LINCOLN, Neb. (AP) -- The Latest on Nebraska regulators deciding whether to approve a Keystone XL oil pipeline through the state (all times local):
The U.S. State Department is looking into whether Nebraska's approval of a modified route for the Keystone XL pipeline will affect the federal permit that pipeline developer TransCanada received in March.
A State Department spokeswoman said Monday that the agency was aware of the Nebraska Public Service Commission's decision and was trying to get more information about it.
President Donald Trump approved the presidential permit for the pipeline in March and hailed it as "incredible." Federal approval was required because the pipeline would cross the U.S. border from Canada to Phillips County, Montana.
The chairman of a Native American tribe in South Dakota says members are "highly disappointed" Nebraska regulators approved the proposed Keystone XL oil pipeline after an oil spill near the tribe's reservation.
Dave Flute is the tribal chairman of the Sisseton Wahpeton Oyate. Flute said Monday his tribe will stand with other tribal nations to oppose pipelines.
Nebraska regulators voted earlier Monday to approve a route for the pipeline through the state. The vote came just days after an estimated 210,000 gallons (794,913 liters) of oil spilled near the tribe's land in South Dakota from TransCanada Corp.'s existing Keystone pipeline.
Nebraska officials have said state law didn't allow regulators to consider pipeline safety as a factor in their decision.
TransCanada wants to build the nearly 1,200-mile Keystone XL pipeline from Canada through several states, including South Dakota. Opponents in South Dakota are also fighting the project in court.
The developer of the Keystone XL oil pipeline says it plans to review a Nebraska regulator's decision to approve a different route through the state than what the company had preferred.
TransCanada CEO Russ Girling said Monday that the company will assess how the ruling would affect the project's schedule and cost. He offered no further comment.
The alternative route follows the same path as the company's preferred route through northern Nebraska then veers southeast, away from the diagonal path of the preferred route, until it meets up with the original Keystone pipeline in southern Stanton County, Nebraska.
The alternative route would then run alongside the existing pipeline until it connects with that pipeline in Steele City, Nebraska.
Opponents of the Keystone XL oil pipeline say a Nebraska commission's decision to approve an alternative route will enable them to take actions that could indefinitely block the project.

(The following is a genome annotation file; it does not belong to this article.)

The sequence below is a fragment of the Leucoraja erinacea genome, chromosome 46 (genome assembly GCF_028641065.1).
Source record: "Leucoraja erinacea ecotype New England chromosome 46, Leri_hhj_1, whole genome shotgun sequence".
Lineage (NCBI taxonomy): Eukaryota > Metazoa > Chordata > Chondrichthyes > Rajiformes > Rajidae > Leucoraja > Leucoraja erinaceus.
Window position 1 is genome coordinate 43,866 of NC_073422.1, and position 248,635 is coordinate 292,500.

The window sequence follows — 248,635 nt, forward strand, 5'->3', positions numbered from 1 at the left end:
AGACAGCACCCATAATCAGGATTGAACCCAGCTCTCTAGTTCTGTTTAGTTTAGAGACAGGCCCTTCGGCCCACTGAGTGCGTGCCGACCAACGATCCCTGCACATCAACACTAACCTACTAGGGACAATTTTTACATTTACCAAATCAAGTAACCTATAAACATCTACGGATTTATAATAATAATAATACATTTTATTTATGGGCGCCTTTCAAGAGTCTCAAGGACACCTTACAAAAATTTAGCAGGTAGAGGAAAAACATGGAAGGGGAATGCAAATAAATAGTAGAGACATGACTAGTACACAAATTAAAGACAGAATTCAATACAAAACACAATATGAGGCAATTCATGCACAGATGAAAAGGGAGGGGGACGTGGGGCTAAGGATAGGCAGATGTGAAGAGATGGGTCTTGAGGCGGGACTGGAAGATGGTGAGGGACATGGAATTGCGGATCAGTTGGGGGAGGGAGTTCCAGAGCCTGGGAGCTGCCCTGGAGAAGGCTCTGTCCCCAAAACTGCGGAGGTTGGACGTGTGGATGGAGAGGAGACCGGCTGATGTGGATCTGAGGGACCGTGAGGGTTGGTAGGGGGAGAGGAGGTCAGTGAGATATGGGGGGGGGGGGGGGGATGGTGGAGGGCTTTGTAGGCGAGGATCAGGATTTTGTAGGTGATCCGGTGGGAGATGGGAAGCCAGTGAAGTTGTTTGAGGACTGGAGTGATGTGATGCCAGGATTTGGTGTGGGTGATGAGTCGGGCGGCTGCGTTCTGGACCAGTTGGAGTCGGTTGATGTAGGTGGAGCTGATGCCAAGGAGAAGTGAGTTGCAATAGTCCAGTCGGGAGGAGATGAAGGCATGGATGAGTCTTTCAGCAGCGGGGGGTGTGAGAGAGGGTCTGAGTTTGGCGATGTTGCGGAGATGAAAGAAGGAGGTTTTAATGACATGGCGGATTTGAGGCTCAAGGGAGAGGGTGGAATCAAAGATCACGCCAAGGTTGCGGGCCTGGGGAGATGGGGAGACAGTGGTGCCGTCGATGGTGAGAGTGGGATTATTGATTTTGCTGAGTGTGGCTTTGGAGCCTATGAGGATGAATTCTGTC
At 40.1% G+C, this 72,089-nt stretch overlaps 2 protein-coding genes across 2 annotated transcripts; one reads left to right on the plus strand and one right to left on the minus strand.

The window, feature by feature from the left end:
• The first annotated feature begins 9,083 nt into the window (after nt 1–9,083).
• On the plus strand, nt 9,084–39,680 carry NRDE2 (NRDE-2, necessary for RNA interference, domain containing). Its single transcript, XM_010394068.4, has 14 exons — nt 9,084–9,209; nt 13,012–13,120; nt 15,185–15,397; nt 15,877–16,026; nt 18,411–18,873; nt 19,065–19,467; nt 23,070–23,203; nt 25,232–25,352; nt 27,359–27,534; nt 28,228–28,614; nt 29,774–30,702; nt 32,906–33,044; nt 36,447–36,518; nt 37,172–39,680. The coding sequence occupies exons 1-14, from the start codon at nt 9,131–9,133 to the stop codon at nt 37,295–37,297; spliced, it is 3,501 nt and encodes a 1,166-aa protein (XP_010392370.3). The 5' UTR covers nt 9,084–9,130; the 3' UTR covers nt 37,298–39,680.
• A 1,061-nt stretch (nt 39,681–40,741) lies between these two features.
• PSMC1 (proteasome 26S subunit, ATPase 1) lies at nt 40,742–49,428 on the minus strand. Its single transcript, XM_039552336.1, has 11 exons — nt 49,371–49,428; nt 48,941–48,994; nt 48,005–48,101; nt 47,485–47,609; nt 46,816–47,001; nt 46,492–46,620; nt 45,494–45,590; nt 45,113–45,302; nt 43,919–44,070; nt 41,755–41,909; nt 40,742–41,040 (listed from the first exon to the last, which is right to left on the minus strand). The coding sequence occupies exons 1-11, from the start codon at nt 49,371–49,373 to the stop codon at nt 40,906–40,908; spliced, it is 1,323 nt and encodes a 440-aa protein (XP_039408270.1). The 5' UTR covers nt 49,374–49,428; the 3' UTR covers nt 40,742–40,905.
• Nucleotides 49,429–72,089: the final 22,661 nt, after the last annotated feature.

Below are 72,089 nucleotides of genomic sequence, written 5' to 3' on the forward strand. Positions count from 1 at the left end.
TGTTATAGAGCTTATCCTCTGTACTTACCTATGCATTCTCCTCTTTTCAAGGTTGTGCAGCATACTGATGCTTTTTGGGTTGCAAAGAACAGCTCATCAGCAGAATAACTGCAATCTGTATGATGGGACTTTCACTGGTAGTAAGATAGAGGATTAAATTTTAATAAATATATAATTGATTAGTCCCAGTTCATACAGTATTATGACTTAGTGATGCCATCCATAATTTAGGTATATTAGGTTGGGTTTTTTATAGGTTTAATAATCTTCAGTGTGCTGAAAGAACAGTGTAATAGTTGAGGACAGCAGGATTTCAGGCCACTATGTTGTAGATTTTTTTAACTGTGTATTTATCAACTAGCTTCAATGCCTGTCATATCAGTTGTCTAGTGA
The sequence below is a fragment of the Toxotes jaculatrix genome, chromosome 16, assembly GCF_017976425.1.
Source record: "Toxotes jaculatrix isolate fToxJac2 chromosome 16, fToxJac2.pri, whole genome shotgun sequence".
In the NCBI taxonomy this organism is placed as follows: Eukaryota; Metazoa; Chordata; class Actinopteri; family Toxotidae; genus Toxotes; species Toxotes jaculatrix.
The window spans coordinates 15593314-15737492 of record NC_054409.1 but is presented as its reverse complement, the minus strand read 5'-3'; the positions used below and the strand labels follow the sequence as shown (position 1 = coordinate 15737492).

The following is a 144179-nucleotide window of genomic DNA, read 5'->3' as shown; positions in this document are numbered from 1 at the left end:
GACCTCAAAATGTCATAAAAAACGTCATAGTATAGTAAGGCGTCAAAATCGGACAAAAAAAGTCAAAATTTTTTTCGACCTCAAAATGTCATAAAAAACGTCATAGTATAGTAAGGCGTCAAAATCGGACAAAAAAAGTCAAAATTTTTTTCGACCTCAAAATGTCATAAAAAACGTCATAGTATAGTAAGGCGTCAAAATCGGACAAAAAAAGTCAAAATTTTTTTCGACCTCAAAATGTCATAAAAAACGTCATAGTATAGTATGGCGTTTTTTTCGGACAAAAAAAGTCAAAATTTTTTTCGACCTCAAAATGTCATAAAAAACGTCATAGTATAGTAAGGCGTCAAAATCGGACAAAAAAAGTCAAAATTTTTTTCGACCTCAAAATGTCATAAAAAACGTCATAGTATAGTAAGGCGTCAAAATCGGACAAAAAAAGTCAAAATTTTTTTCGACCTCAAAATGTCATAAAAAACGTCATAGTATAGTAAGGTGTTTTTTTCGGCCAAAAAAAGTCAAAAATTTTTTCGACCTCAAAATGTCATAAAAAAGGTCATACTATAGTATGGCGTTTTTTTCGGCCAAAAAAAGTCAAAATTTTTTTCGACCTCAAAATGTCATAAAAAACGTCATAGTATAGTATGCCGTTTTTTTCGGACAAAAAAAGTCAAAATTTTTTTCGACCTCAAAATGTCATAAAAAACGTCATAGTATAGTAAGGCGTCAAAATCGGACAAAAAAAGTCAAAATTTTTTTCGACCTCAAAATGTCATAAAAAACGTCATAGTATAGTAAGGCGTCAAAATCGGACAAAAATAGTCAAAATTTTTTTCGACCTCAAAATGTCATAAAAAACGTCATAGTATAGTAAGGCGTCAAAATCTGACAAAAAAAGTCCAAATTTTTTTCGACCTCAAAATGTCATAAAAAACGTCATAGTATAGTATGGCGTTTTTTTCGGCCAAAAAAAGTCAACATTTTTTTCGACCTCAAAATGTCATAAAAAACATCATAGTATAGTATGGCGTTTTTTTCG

The Nebraska Public Service Commission on Monday approved a route for the proposed pipeline, but it veers away from a route preferred by developer TransCanada and approved by the federal government.
Pipeline opponents already had planned to appeal the commission's decision in court. They say the panel's decision on Monday brings up new issues that could be challenged in court.
Ken Winston is an attorney representing environmental groups. He says the vote, "opens up a whole new bag of issues that we can raise."
Jane Kleeb, heads the pipeline opposition group Bold Alliance. She says her group believes TransCanada will have to seek another federal review of the route in a process that could take years.
A Nebraska commission has approved an alternative Keystone XL route through the state, removing the last regulatory hurdle to the $8 billion oil pipeline project.
The Nebraska Public Service Commission voted on the long-delayed project Monday, though the decision could still be challenged in court. The commission was forbidden by law from considering a recent oil spill on the existing Keystone pipeline in its decision.
The alternative route would run farther north than the originally proposed route.
TransCanada Corp.'s plan to build a nearly 1,200-mile (1,931-kilometer) pipeline faces intense opposition from environmental groups, Native American tribes and some landowners.
Business groups and some unions support the project as a way to create jobs. President Donald Trump issued a federal permit allowing for the project in March, reversing President Barack Obama administration's rejection of it.
A Nebraska regulator is set to decide whether to approve the proposed route of the long-delayed Keystone XL oil pipeline through the state.
The decision Monday could have a big impact on whether TransCanada Corp. decides to proceed with construction of the project, which was first proposed in 2008 but repeatedly delayed.
The five-member Nebraska Public Service Commission vote is the last major regulatory hurdle for Keystone XL, which was approved earlier this year by President Donald Trump in a reversal of the Obama administration's rejection in 2015.
Landowners along the route and environmentalists have opposed the project. Some businesses and unions have supported it as a job creator.
The commission will not be allowed to take into account an oil spill on the existing Keystone pipeline last week.